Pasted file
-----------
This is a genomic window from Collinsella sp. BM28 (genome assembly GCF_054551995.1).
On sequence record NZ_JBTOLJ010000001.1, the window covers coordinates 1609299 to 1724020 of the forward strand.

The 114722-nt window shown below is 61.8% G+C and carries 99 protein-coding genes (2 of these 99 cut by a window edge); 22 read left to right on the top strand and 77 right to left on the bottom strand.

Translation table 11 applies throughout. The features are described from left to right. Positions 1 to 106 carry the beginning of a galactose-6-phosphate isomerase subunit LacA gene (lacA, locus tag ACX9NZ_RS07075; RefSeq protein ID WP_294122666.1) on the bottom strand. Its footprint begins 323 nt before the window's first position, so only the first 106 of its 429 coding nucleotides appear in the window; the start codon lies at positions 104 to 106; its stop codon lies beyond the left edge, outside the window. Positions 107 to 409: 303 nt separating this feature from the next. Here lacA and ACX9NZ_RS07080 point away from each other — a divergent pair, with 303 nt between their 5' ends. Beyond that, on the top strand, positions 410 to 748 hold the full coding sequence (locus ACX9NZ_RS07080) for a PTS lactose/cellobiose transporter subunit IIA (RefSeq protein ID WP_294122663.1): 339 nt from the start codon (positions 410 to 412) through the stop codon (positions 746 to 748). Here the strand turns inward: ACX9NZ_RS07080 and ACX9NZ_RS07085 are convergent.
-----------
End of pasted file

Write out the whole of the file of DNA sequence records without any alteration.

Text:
This is a genomic window from Collinsella sp. BM28 (genome assembly GCF_054551995.1).
On sequence record NZ_JBTOLJ010000001.1, the window covers coordinates 1609299 to 1724020 of the forward strand.

The 114722-nt window shown below is 61.8% G+C and carries 99 protein-coding genes (2 of these 99 cut by a window edge); 22 read left to right on the top strand and 77 right to left on the bottom strand.

Translation table 11 applies throughout. The features are described from left to right. Positions 1 to 106 carry the beginning of a galactose-6-phosphate isomerase subunit LacA gene (lacA, locus tag ACX9NZ_RS07075; RefSeq protein ID WP_294122666.1) on the bottom strand. Its footprint begins 323 nt before the window's first position, so only the first 106 of its 429 coding nucleotides appear in the window; the start codon lies at positions 104 to 106; its stop codon lies beyond the left edge, outside the window. Positions 107 to 409: 303 nt separating this feature from the next. Here lacA and ACX9NZ_RS07080 point away from each other — a divergent pair, with 303 nt between their 5' ends. Beyond that, on the top strand, positions 410 to 748 hold the full coding sequence (locus ACX9NZ_RS07080) for a PTS lactose/cellobiose transporter subunit IIA (RefSeq protein ID WP_294122663.1): 339 nt from the start codon (positions 410 to 412) through the stop codon (positions 746 to 748). Here the strand turns inward: ACX9NZ_RS07080 and ACX9NZ_RS07085 are convergent.